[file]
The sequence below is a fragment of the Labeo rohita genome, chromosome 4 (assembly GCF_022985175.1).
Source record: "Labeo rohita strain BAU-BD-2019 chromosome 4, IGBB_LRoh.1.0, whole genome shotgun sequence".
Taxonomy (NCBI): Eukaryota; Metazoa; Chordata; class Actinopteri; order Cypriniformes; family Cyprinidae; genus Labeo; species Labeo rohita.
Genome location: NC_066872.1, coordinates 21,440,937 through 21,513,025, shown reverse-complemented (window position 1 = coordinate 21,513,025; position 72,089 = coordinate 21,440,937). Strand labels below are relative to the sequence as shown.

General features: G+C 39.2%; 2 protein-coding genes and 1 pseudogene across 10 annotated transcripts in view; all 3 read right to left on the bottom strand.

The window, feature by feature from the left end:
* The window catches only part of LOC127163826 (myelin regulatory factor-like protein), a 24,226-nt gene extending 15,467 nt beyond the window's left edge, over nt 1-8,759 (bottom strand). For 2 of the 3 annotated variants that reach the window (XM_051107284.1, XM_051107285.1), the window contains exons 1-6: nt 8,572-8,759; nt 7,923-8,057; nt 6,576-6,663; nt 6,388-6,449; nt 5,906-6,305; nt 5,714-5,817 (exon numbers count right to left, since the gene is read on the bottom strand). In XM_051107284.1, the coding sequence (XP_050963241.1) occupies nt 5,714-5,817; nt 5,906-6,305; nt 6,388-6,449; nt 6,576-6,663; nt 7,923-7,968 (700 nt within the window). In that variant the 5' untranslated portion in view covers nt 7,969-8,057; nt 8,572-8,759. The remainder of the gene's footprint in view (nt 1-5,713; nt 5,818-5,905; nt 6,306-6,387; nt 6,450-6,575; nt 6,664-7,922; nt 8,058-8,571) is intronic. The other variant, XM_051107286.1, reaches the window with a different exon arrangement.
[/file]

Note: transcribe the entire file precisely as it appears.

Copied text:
The sequence below is a fragment of the Labeo rohita genome, chromosome 4 (assembly GCF_022985175.1).
Source record: "Labeo rohita strain BAU-BD-2019 chromosome 4, IGBB_LRoh.1.0, whole genome shotgun sequence".
Taxonomy (NCBI): Eukaryota; Metazoa; Chordata; class Actinopteri; order Cypriniformes; family Cyprinidae; genus Labeo; species Labeo rohita.
Genome location: NC_066872.1, coordinates 21,440,937 through 21,513,025, shown reverse-complemented (window position 1 = coordinate 21,513,025; position 72,089 = coordinate 21,440,937). Strand labels below are relative to the sequence as shown.

General features: G+C 39.2%; 2 protein-coding genes and 1 pseudogene across 10 annotated transcripts in view; all 3 read right to left on the bottom strand.

The window, feature by feature from the left end:
* The window catches only part of LOC127163826 (myelin regulatory factor-like protein), a 24,226-nt gene extending 15,467 nt beyond the window's left edge, over nt 1-8,759 (bottom strand). For 2 of the 3 annotated variants that reach the window (XM_051107284.1, XM_051107285.1), the window contains exons 1-6: nt 8,572-8,759; nt 7,923-8,057; nt 6,576-6,663; nt 6,388-6,449; nt 5,906-6,305; nt 5,714-5,817 (exon numbers count right to left, since the gene is read on the bottom strand). In XM_051107284.1, the coding sequence (XP_050963241.1) occupies nt 5,714-5,817; nt 5,906-6,305; nt 6,388-6,449; nt 6,576-6,663; nt 7,923-7,968 (700 nt within the window). In that variant the 5' untranslated portion in view covers nt 7,969-8,057; nt 8,572-8,759. The remainder of the gene's footprint in view (nt 1-5,713; nt 5,818-5,905; nt 6,306-6,387; nt 6,450-6,575; nt 6,664-7,922; nt 8,058-8,571) is intronic. The other variant, XM_051107286.1, reaches the window with a different exon arrangement.